Botox Sheds Light on Alzheimer's

The injection introduces an error signal by making the bird sing a tune it really doesn't want to hear. The bird then struggles mightily to correct its song, and that — according to the theory — could stimulate all sorts of brain activity, including the regeneration of neurons. It's still too early to tell if that is happening but previous research suggests that it should.

Some of the birds in Kirn's lab have been deafened, and the time in their lives when the deafening occurred turns out to be crucial.

"If you deafen an adult bird, it's song will gradually degrade," he says, but if the bird is quite old, the degradation is much less than if the bird is younger. The older the bird is, the better its song, so the bird needs very little "auditory feedback" to maintain the right tune.

And that turns out to be very important because older birds produce fewer new neurons, and the decrease in production corresponds quite nicely with the decline in the bird's reliance on that auditory feedback.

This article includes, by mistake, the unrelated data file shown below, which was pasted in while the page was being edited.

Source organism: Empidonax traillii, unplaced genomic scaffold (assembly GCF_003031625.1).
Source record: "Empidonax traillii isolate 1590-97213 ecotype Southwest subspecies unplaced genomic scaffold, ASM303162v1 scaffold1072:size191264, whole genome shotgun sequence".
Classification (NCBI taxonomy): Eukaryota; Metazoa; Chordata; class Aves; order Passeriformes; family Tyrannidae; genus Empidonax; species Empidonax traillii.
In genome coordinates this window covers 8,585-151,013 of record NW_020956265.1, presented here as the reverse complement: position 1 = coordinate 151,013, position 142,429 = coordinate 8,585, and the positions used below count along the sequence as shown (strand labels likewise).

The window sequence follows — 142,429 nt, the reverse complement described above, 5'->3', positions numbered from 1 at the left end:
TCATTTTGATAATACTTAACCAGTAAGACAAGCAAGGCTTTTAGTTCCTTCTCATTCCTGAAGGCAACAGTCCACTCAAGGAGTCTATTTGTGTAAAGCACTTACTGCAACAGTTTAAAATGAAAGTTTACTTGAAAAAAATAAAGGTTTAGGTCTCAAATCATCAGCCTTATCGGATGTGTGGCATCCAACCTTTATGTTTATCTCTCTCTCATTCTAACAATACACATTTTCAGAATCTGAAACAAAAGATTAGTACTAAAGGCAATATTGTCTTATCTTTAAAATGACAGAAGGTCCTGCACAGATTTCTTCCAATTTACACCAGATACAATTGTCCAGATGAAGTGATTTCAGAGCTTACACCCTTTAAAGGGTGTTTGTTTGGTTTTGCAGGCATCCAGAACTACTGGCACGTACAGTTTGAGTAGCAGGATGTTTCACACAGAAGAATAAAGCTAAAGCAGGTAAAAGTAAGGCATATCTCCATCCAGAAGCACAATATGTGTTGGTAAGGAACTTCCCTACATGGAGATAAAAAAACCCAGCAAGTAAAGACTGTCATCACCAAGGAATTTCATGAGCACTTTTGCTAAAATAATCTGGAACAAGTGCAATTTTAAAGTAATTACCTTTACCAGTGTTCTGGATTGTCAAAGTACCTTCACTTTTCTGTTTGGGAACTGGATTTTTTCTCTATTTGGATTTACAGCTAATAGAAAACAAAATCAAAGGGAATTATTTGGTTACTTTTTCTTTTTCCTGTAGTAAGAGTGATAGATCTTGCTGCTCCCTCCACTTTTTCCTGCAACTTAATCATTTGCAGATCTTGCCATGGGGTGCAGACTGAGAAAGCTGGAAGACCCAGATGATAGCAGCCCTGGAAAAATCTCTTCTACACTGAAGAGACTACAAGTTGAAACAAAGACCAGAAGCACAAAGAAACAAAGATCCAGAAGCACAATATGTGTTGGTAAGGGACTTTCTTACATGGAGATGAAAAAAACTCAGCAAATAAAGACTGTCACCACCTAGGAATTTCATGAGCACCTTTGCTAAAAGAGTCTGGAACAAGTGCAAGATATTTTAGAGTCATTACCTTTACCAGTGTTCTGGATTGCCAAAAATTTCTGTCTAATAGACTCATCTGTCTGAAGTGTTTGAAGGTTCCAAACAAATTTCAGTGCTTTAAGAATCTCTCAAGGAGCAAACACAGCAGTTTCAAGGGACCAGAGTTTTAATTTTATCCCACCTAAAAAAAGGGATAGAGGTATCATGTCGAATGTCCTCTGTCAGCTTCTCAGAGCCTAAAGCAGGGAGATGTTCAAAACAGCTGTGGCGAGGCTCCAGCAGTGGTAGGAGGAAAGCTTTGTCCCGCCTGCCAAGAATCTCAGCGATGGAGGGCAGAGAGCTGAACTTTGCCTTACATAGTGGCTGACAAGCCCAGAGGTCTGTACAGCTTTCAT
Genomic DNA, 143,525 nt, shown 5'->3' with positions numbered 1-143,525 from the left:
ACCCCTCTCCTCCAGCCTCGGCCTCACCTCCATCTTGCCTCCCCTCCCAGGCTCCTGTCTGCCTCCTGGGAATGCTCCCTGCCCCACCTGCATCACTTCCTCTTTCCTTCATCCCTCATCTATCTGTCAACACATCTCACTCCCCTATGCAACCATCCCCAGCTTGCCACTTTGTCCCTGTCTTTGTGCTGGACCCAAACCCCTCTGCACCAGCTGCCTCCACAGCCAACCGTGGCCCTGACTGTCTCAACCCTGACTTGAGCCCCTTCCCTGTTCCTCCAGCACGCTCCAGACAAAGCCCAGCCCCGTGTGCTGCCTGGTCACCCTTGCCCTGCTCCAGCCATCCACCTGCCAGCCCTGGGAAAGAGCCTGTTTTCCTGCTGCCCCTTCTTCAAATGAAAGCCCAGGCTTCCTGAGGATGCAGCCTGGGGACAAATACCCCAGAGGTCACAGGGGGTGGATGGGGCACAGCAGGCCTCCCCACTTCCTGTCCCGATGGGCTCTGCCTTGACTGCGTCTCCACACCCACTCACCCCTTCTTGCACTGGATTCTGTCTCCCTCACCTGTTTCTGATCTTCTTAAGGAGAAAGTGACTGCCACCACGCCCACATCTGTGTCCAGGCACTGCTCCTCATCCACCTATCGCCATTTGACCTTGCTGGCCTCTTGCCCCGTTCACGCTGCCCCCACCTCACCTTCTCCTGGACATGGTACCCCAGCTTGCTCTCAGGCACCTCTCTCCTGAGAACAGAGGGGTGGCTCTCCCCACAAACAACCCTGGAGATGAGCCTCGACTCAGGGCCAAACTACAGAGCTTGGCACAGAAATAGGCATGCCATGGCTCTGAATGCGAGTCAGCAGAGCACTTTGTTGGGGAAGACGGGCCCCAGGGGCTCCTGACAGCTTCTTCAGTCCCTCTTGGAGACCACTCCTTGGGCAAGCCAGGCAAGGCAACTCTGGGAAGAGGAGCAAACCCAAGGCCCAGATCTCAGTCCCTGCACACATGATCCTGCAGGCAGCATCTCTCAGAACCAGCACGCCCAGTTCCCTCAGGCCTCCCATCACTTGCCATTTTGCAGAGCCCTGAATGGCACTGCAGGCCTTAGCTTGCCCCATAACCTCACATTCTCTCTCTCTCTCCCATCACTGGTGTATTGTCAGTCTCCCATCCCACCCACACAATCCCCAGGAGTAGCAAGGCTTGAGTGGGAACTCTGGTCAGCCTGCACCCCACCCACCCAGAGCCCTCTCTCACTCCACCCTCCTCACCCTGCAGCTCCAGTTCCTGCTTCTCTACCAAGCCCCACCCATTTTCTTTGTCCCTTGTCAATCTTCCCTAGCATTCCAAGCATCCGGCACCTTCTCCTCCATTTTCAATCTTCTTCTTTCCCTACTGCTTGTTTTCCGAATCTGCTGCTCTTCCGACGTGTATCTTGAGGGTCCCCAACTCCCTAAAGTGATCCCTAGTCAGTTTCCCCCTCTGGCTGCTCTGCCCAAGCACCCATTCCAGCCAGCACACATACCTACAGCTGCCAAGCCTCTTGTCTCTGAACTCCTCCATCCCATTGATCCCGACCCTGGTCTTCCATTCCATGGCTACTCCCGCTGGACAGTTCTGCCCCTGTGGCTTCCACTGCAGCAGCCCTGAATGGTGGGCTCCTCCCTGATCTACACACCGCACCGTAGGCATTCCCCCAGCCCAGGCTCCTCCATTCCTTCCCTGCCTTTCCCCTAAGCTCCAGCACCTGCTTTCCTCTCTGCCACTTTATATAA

The bird doesn't need to hear itself singing to maintain its song, so it doesn't need to keep fiddling with its "mental machinery," as Kirn puts it, and thus it grows fewer and fewer new neurons. In addition, fewer neurons die, so the bird has achieved a perfect balance, no longer needing to make adjustments in its level of neurons.

That would suggest — and at this point suggest is the right word — that the long effort to sing correctly is at the heart of the zebra finch's ability to grow new neurons."

Nobody in Kirn's lab is suggesting that Botox will cure Alzheimer's. But if it allows the researchers to pinpoint the precise way that the birds maintain their mental machinery as they age, that better understanding might lead to human applications further down the road. Strokes, Alzheimer's and paralysis result from, or cause, a reduction in neurons and a devastating loss of mental faculties."

So the hope here is that this kind of research will eventually help humans do what the tiny zebra finch does so easily. Just the thought of it is enough to make you want to sing.

Lee Dye’s column appears weekly on A former science writer for the Los Angeles Times, he now lives in Juneau, Alaska.

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